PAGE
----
Golubtsy (Russian for “little pigeons”) actually have nothing to do with pigeons at all, but is simply the popular and hearty dish of cabbage rolls that has become popular in North America in the recent century. This dish doesn’t belong solely to Russia, though this is where this particular recipe originates from, but also has deep roots in much of Scandinavia, the Balkans, and Eastern Europe. The actual origin may eventually be traced back to the Middle East, as it’s been said to have been introduced in the 16th century to Europe from Turkey by Sweden’s King Karl XII. Cabbage rolls are also believed to have been a part of Jewish cuisine for the last 2000 years. European emigration to North America has brought the dish to our own continent, and it has become particularly popular in Canada, which is home to a large number of Polish and Ukrainian immigrants.
Cabbage rolls are a staple in plenty of countries, such as Russia, Hungary, Poland, Sweden, Croatia, and Romania, and all tout their own subtle variations. Romanian cabbage rolls often include dill and smoked pork fat, while Polish cabbage rolls sometimes include barley instead of the usual rice. In Russia, lenivye golubtsy (lazy cabbage rolls) is also popular, consisting of putting chopped cabbage inside the meatballs, so there’s no need to wrap each one. The largest variation in this dish comes down to the sauce it’s cooked with. Eastern Europe favours either a tomato-based sauce or plain sour cream, while Scandinavia often serves the rolls with sweet and tart lingonberry jam.
Cabbage rolls in their barest form consist of meatballs (commonly beef or pork) mixed with rice and wrapped in cabbage leaves, often cooked in a sauce. Adding root vegetables such as carrots and parsnips is common. The simple and hearty ingredients have made cabbage rolls the perfect staple for areas with long, dry winters and farmland ill-suited to more delicate and perishable produce.
Russia, Poland, Ukraine, and Romania are all top producers of the hearty cabbage, which is incredibly nutritious, high in vitamins C and K, and is proven to lower cholesterol. It is also extremely low in calories. Root vegetables like carrots and parsnips are also highly nutritious, rich in multiple important vitamins and minerals. The health benefits of these vegetables, coupled with the protein of beef/pork and rice, makes it obvious why cabbage rolls have become such an important staple in areas where harsher climates may make staying healthy a little more taxing.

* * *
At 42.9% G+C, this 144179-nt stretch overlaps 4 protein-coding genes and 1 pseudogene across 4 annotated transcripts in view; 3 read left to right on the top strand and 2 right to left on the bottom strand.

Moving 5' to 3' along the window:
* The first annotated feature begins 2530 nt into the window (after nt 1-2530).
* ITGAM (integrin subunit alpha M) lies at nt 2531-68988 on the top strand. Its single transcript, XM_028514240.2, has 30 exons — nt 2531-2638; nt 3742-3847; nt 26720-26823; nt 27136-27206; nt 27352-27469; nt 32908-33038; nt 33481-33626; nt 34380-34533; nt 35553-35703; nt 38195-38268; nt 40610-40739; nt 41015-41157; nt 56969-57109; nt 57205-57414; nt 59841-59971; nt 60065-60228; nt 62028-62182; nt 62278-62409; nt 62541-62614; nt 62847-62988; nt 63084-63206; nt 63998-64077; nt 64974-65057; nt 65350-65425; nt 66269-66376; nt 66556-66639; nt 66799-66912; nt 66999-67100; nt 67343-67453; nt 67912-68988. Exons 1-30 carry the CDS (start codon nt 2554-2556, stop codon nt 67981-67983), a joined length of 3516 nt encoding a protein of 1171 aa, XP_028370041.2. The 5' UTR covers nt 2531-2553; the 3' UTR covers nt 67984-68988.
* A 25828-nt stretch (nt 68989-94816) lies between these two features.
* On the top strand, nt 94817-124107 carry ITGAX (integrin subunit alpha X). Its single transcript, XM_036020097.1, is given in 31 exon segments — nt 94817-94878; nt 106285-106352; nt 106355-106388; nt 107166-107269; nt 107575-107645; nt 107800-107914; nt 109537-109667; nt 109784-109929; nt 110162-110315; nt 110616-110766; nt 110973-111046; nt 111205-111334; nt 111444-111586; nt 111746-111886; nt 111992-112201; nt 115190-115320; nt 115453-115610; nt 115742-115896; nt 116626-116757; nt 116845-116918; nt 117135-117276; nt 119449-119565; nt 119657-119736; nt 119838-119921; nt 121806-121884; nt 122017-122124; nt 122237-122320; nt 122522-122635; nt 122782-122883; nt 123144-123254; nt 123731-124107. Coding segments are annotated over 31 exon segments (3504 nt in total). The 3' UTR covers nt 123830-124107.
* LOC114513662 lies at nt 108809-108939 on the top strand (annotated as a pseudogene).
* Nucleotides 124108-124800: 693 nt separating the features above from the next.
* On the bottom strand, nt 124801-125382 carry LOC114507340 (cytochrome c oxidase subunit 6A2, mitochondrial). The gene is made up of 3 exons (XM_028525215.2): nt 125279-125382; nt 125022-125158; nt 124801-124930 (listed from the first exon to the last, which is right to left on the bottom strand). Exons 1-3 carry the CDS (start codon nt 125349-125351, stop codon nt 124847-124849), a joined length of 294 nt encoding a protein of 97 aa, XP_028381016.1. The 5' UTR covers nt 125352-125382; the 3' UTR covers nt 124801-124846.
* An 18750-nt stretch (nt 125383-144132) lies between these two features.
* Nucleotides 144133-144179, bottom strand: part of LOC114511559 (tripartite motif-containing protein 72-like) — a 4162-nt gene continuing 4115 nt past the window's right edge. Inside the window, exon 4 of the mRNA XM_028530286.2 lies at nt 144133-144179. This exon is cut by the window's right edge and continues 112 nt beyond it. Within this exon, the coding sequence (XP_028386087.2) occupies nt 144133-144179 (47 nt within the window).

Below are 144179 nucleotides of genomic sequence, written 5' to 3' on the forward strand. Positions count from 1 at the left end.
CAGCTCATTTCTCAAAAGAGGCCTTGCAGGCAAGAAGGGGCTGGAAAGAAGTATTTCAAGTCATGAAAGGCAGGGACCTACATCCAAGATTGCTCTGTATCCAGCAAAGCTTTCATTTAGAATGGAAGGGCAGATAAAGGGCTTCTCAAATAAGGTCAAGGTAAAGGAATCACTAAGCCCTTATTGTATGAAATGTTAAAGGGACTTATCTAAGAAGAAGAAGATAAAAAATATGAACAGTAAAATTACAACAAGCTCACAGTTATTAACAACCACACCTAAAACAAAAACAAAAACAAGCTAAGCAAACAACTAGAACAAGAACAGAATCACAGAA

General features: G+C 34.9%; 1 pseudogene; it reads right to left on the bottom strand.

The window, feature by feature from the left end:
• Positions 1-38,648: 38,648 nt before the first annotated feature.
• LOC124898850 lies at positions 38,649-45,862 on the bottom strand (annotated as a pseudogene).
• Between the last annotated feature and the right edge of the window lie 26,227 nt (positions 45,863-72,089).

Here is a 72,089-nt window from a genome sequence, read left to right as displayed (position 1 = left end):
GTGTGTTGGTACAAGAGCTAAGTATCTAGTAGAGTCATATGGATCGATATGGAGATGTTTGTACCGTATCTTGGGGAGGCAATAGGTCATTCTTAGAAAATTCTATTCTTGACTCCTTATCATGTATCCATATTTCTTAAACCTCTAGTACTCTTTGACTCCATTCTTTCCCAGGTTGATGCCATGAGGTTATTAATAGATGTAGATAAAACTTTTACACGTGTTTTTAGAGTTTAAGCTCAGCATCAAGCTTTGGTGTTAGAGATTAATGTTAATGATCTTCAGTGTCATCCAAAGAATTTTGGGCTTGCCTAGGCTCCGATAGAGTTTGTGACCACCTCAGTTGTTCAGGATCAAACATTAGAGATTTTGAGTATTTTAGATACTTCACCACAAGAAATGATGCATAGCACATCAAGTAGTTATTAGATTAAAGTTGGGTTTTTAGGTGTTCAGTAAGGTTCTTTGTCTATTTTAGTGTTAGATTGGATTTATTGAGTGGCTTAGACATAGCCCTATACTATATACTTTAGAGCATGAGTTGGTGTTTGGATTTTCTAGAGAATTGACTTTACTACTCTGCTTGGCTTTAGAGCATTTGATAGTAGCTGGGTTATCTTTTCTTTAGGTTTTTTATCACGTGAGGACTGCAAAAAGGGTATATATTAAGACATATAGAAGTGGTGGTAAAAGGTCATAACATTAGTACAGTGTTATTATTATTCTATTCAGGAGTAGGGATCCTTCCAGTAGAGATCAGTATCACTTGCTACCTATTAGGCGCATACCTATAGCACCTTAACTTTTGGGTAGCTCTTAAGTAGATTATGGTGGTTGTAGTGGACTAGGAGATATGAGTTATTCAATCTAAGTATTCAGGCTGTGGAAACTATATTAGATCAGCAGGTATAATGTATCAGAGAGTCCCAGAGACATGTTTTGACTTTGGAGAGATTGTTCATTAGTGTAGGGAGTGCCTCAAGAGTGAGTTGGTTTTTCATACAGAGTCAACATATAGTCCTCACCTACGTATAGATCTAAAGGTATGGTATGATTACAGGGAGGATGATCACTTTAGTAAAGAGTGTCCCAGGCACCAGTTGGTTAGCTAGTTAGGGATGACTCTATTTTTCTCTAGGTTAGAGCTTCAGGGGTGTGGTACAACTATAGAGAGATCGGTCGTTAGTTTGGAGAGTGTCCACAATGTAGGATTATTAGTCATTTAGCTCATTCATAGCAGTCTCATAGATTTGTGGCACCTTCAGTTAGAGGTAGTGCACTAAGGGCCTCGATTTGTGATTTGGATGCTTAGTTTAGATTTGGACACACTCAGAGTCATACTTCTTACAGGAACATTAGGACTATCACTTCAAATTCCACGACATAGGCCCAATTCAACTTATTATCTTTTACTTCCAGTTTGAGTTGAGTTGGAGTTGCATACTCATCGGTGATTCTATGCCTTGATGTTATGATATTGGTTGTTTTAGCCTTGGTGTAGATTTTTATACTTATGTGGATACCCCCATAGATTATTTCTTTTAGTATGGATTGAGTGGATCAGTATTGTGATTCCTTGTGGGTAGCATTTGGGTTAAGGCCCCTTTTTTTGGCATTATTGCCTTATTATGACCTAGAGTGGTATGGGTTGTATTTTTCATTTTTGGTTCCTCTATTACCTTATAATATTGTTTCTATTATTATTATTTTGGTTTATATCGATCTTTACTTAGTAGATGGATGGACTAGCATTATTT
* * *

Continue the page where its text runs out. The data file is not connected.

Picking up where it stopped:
Golubtsy is often served alongside potatoes, another sturdy vegetable, in various forms or simply on its own. This dish reserves a special place at the table on Christmas, New Years, and any other celebrations such as weddings and baptisms.
1 head Savoy cabbage1
1 pound ground beef
1 small to medium onion, chopped small
2 tablespoons olive oil
1 carrot, shredded
1 celery stalk, thinly sliced
1 parsnip, shredded
1/2 cup uncooked white rice
1 to 2 tablespoons tomato paste
3 to 4 cups of your favorite simple tomato sauce or tomato juice
Cut the core out of the cabbage but leave it whole. Place it, with the empty core area facing up, in a large bowl. Boil a small pot of water and pour the water over the cabbage and let it sit for ten minutes.
Heat the oil in a sauté pan. (Use the large one you will cook the final dish in — a deep 12-inch sauté pan or pot — to save dishes.) Cook the onions until they are soft, add the carrot, celery and parsnip and sauté them for a couple extra minutes — until they are also soft. Season the mixture with salt and pepper, transfer it to a bowl and let it cool a bit. Mix in the meat, rice and tomato paste and season again with salt and pepper.
Drain the head of cabbage. Pull off large leaves, cut out the large vein — if the leaf is very large, you can make two rolls from each, if it is smaller, you can cut the vein out partially and pull the sides to overlap before you roll it into one roll. Pat the leaves dry with towels. Roll about 1/4 to 1/3 cup of filling in each leaf (depending on the size of your leaf) and arrange in a large, wide pot. Pour in enough juice or sauce to cover the rolls. Bring to a boil and reduce the heat, letting them simmer covered on the stove on low for about 45 minutes. Serve immediately. If sauce has thinned a bit, you can heat up any additional sauce you didn’t use and pour it over as you serve the rolls.
Savoy cabbage is much easier to work with when making cabbage rolls than green cabbage is.